Based on the basketball start-of-season model adopted by the Division I Council, the preseason period begins October 14 and ends November 24. During the preseason, it is anticipated that physical distancing and masking will be compromised. However, if there are no scrimmages with outside teams, student-athletes and other Tier 1 individuals will not be interacting with individuals outside the member school environment during practice. Based on this expectation, testing should be considered weekly for all Tier 1 individuals during this time. This is consistent with the Resocialization Standards. If scrimmages occur with outside schools, then the testing protocol for the regular season and postseason should be considered.

Regular-Season and Postseason Competition

Based on the basketball start-of-season model adopted by the Division I Council, the regular season begins November 25. Because of the frequency of games and travel, coupled with the risk of infection in basketball, it is suggested that COVID-19 testing occur three times per week on nonconsecutive days for Tier 1 individuals during the regular season and postseason competition periods. It is suggested that the three-time-a-week testing begin one week before the first competition.

Even though some tests may be less sensitive and more prone to false negative results than others (for example, antigen vs. lab-based PCR), the frequency of testing decreases considerably the mathematical odds of the same individual obtaining a false negative test repeatedly. However, because false positive tests are more likely to occur in asymptomatic populations, schools may want to consider performing a confirmatory PCR test with any asymptomatic individual who tests positive.

As identified in the Resocialization Standards publication, game officials should be considered Tier 1 individuals during the regular season and postseason such that the same frequency of testing would be suggested for them. Schools should arrange for testing paradigms that make the most sense locally.

Membership is encouraged to work closely with school and conference medical and operations personnel to proactively identify and arrange for necessary testing paradigms that can be adequately supported through available school, local and conference resources.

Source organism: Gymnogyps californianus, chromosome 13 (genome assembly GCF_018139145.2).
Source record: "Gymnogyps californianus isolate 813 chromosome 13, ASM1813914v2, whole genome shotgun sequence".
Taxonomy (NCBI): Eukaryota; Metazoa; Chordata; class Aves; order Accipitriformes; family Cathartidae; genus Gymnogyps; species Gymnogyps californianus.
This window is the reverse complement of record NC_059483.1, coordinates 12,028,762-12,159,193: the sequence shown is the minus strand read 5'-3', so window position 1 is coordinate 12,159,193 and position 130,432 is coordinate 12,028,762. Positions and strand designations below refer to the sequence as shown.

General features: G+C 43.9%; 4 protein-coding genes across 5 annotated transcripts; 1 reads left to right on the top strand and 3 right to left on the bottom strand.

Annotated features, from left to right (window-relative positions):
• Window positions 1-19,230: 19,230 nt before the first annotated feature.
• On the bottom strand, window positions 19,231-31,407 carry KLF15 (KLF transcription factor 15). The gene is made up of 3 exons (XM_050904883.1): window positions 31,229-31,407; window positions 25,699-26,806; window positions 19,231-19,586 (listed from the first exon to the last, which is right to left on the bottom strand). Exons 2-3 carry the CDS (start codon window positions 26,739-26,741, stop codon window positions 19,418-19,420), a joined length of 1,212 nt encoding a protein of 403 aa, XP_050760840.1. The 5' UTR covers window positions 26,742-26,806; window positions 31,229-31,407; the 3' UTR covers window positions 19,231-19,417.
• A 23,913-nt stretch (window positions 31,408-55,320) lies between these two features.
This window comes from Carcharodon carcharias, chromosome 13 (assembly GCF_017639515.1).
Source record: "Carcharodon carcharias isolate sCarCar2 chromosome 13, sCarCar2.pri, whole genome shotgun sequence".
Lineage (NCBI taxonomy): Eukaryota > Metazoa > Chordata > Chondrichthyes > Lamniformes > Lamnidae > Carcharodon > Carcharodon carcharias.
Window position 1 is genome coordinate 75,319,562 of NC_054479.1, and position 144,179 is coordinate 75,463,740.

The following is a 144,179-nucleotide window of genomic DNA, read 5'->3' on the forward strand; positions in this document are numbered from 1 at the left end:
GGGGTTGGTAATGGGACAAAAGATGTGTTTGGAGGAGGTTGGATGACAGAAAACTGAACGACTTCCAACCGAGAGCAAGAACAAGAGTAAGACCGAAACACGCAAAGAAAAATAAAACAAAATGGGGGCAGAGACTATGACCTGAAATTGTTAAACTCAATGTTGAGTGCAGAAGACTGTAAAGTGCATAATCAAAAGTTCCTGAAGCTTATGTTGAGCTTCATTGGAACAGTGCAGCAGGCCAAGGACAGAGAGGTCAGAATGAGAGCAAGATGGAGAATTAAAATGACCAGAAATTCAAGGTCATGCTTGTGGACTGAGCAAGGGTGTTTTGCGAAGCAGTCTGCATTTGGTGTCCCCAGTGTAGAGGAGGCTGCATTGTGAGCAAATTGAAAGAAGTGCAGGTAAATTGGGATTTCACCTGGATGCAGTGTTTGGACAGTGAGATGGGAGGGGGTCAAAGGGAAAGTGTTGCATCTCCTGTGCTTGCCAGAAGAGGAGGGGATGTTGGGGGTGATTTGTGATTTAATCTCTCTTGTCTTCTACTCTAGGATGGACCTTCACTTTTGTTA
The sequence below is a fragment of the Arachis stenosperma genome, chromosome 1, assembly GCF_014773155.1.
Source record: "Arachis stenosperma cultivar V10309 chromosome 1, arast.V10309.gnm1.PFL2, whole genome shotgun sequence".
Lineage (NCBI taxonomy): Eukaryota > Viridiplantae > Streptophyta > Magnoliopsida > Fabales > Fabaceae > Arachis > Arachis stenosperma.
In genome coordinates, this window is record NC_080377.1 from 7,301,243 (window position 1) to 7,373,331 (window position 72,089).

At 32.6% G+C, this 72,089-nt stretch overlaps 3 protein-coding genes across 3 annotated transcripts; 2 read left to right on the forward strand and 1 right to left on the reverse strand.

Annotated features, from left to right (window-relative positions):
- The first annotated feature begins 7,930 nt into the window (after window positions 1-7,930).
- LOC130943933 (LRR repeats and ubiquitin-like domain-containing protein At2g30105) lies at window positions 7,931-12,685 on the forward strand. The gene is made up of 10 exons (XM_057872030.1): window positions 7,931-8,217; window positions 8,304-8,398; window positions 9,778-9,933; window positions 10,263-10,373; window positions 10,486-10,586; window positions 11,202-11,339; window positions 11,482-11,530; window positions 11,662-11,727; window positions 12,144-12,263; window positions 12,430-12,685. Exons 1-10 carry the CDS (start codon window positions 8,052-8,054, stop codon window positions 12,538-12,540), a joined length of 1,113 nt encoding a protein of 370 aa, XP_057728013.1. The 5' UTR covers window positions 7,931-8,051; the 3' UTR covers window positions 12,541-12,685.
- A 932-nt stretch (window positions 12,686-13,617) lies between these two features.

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Practice Without Competition

For schools that are holding basketball practice but are not competing against other schools, it is suggested that testing be performed as per the preseason recommendations.

Travel Considerations

Schools should continue to evaluate the current data regarding the risks and considerations identified in the Resocialization Standards related to commercial plane and other travel. These considerations include, among others, travel protocols that maximize the opportunity for physical distancing and call for universal masking for all individuals traveling; the availability of alternative travel by private car, van, chartered bus or chartered plane; proper communication of all travel rules, protocols and expectations to everyone in the travel party; prepackaged meals, room service, takeout and outdoor dining options as alternatives to inside restaurant dining; and, when feasible, traveling and playing on the same day to avoid overnight stays. In addition, schools should consider restricting the size of travel parties as much as possible, ideally requiring they are not greater than 30 individuals. Many states still have in place quarantine protocols that make travel impractical. Therefore, state and local guidelines must be considered before any anticipated travel for competition.

Considerations for Symptomatic Management During Travel

Schools should consider management strategies for student-athletes and other essential basketball personnel who travel for competition and become symptomatic after departure. Traveling teams should consider confirming, ahead of time, whether host schools have adequate on-site testing capabilities to address symptomatic athletes from either team and adequate health care resources to properly isolate and care for anyone who tests positive or is symptomatic. The traveling team also should consider, ahead of time, necessary arrangements for proper return transport of infected, isolated and quarantined student-athletes and personnel, in each case in accordance with applicable state and local public health requirements.

For more information on the NCAA's response to the COVID-19 pandemic, visit ncaa.org/covid-19.